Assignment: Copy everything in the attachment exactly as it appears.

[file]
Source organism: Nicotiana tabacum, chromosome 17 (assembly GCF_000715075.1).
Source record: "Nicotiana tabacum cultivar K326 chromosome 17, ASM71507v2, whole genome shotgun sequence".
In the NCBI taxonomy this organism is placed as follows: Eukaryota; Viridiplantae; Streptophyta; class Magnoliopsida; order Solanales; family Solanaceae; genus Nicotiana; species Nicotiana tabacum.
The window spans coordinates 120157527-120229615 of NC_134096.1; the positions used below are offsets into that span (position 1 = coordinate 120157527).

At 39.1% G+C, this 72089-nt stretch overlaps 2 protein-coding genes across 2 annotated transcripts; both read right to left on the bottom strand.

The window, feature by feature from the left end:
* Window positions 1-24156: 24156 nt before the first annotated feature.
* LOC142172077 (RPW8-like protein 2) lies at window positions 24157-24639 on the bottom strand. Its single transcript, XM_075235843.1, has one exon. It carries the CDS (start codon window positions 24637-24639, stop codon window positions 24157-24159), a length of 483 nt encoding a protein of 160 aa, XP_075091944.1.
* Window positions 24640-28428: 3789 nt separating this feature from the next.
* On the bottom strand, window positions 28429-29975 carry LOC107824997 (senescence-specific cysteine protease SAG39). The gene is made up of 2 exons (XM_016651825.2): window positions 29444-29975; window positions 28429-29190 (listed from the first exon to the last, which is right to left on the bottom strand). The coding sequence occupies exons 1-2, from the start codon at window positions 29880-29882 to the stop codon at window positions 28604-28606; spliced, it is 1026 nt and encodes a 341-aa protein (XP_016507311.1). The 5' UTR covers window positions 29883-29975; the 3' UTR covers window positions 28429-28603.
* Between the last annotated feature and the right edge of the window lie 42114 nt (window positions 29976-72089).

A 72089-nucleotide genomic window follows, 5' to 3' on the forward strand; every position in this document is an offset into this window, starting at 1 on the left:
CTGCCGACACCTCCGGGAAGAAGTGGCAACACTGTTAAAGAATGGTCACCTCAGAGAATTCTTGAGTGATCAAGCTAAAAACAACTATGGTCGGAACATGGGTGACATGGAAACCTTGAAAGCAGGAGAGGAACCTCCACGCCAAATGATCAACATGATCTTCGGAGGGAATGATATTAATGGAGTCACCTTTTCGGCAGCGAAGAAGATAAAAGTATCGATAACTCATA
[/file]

Source organism: Nicotiana tabacum, chromosome 17 (assembly GCF_000715075.1).
Source record: "Nicotiana tabacum cultivar K326 chromosome 17, ASM71507v2, whole genome shotgun sequence".
In the NCBI taxonomy this organism is placed as follows: Eukaryota; Viridiplantae; Streptophyta; class Magnoliopsida; order Solanales; family Solanaceae; genus Nicotiana; species Nicotiana tabacum.
The window spans coordinates 120157527-120229615 of NC_134096.1; the positions used below are offsets into that span (position 1 = coordinate 120157527).

At 39.1% G+C, this 72089-nt stretch overlaps 2 protein-coding genes across 2 annotated transcripts; both read right to left on the bottom strand.

The window, feature by feature from the left end:
* Window positions 1-24156: 24156 nt before the first annotated feature.
* LOC142172077 (RPW8-like protein 2) lies at window positions 24157-24639 on the bottom strand. Its single transcript, XM_075235843.1, has one exon. It carries the CDS (start codon window positions 24637-24639, stop codon window positions 24157-24159), a length of 483 nt encoding a protein of 160 aa, XP_075091944.1.
* Window positions 24640-28428: 3789 nt separating this feature from the next.
* On the bottom strand, window positions 28429-29975 carry LOC107824997 (senescence-specific cysteine protease SAG39). The gene is made up of 2 exons (XM_016651825.2): window positions 29444-29975; window positions 28429-29190 (listed from the first exon to the last, which is right to left on the bottom strand). The coding sequence occupies exons 1-2, from the start codon at window positions 29880-29882 to the stop codon at window positions 28604-28606; spliced, it is 1026 nt and encodes a 341-aa protein (XP_016507311.1). The 5' UTR covers window positions 29883-29975; the 3' UTR covers window positions 28429-28603.
* Between the last annotated feature and the right edge of the window lie 42114 nt (window positions 29976-72089).

A 72089-nucleotide genomic window follows, 5' to 3' on the forward strand; every position in this document is an offset into this window, starting at 1 on the left:
CTGCCGACACCTCCGGGAAGAAGTGGCAACACTGTTAAAGAATGGTCACCTCAGAGAATTCTTGAGTGATCAAGCTAAAAACAACTATGGTCGGAACATGGGTGACATGGAAACCTTGAAAGCAGGAGAGGAACCTCCACGCCAAATGATCAACATGATCTTCGGAGGGAATGATATTAATGGAGTCACCTTTTCGGCAGCGAAGAAGATAAAAGTATCGATAACTCATA